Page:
Lottoland: Lottoland is a technology company which obtained a bookmaking licence in the Northern Territory and provided customers with a chance to ‘bet’ on the outcome of a lotteries draw (as opposed to purchasing a ticket in the draw). It was set up to look like a regular lotteries operation – payouts were initially  tied to the prizes for the actual draw. Lottoland also offered customers the chance to participate in overseas lotteries, which were otherwise not available to Australian customers. In Australia, most lotteries tickets are sold in retail outlets (circa 80%) – typically in newsagencies. In June 2018, the Australian parliament passed legislation to ban betting on lotto draws – with the changes coming into effect in early 2019.

Norfolk Island: Norfolk Island, an Australian territory, was another jurisdiction that created a gaming authority to licence sports betting operators (the Norfolk Island Gaming Authority). Like the Northern Territory, Norfolk Island operated in a way which was beneficial to on-line operators. However, the Authority came under scrutiny for granting a licence to Bet HQ, an affiliate of the world’s largest illegal betting operation (Citibet). A review was commissioned by the Australian Government which concluded that:

  • There were inadequate internal controls in the Authority – leading to risks of fraud and corruption;
  • There was a lack of transparency in the Authority’s operations;
  • The Authority was grossly under-resourced (lacking basic control elements such as governance and reporting structures, a risk register, contracts with key personnel, controls to prevent conflicts of interest, and staff remuneration processes);
  • The Authority was more concerned about raising revenue from gaming licences than having due regard for its regulatory functions;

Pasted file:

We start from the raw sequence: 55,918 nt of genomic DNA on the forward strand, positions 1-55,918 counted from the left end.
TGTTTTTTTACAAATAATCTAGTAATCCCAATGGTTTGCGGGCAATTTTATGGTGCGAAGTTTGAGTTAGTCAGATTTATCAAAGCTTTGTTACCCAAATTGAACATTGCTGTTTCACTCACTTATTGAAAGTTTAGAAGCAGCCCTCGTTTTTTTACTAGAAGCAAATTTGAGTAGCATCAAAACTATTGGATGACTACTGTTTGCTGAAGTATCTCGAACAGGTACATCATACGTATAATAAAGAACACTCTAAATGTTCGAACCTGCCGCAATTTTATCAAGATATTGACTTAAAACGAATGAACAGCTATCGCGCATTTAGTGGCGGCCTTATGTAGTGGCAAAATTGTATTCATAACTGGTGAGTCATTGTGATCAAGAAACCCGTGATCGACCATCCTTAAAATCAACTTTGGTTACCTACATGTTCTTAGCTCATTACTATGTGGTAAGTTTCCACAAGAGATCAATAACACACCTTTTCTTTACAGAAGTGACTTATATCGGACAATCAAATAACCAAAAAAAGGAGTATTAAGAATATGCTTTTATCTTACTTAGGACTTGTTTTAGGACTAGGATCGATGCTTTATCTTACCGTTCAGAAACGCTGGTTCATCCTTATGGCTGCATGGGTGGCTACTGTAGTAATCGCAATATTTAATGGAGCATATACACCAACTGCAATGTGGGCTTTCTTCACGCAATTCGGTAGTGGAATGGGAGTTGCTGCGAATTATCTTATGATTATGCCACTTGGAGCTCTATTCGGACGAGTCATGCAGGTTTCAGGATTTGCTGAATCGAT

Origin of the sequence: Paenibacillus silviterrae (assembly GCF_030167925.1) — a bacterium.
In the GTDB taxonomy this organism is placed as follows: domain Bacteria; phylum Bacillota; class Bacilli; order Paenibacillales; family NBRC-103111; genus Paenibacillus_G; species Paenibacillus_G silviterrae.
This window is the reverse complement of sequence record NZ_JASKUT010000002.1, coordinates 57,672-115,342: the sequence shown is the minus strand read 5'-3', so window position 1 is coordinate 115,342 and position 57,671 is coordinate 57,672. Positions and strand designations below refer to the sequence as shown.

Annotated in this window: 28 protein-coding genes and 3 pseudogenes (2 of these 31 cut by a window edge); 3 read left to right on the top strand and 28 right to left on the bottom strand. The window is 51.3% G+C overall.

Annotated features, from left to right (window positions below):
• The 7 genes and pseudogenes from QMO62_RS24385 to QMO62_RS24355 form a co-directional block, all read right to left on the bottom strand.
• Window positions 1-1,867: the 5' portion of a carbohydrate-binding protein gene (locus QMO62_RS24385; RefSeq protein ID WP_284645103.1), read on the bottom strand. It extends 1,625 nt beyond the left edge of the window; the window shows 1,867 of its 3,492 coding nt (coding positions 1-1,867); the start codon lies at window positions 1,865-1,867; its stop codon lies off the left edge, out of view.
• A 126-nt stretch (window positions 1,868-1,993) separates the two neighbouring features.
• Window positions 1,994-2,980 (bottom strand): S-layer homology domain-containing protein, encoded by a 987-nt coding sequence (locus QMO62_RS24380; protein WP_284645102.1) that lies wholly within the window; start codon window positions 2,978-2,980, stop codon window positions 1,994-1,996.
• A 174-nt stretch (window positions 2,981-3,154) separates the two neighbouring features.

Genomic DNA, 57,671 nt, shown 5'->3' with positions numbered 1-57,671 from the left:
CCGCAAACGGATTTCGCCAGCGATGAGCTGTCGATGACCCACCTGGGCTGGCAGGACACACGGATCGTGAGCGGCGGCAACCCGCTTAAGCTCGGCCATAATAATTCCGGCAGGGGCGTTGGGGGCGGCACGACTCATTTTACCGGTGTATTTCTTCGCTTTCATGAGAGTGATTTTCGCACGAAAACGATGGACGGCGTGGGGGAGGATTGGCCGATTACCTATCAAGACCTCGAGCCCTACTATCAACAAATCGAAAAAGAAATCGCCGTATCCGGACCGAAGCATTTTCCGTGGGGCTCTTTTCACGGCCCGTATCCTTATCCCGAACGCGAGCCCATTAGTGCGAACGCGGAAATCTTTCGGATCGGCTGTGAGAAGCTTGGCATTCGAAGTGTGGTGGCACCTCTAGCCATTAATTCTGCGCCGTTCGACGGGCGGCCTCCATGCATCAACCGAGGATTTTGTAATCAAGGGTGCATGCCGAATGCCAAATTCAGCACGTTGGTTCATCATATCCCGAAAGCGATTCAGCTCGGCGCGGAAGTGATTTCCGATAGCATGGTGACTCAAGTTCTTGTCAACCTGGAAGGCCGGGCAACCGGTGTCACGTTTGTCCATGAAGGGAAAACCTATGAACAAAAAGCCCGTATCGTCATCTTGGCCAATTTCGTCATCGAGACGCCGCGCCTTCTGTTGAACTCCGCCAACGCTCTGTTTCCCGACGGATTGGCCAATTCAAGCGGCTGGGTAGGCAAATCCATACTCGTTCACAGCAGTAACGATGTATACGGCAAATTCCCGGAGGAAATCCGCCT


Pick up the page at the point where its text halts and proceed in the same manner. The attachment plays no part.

• The Authority in its then current form was barely viable; and
  • It was recommended to discontinue the Authority’s operations.

The Norfolk Island Gaming Authority was ultimately shut down. This experience highlighted the significant risks which can occur when one jurisdiction, with very little checks and balances and a different strategic prerogative, has the ability to grant licences which must then be recognised by the rest of the country. Point of consumption tax (POC): Under Australian state-based systems, there are a number of different taxes paid by operators:

  • Goods and services tax (GST): a federally based consumption tax levied on most goods and services in Australia (including wagering and lotteries);
  • Wagering tax: a state-based tax, which varies by Australian State;
  • Payroll tax: a state-based tax, paid on businesses that employee above a certain threshold of employees;
  • Company tax: federally administered tax on profits generated by Australian companies; and
  • Product fees: the fees paid to sporting codes for each wager placed on that sport.

Many of the Australian States have recently introduced a point-of-consumption tax, which requires operators to pay a tax based on any wagering activities by a resident of a State. This addresses the issue of one jurisdiction (Northern Territory in Australia) licensing the majority of sports betting operators and therefore collecting most of the taxes derived from those operators.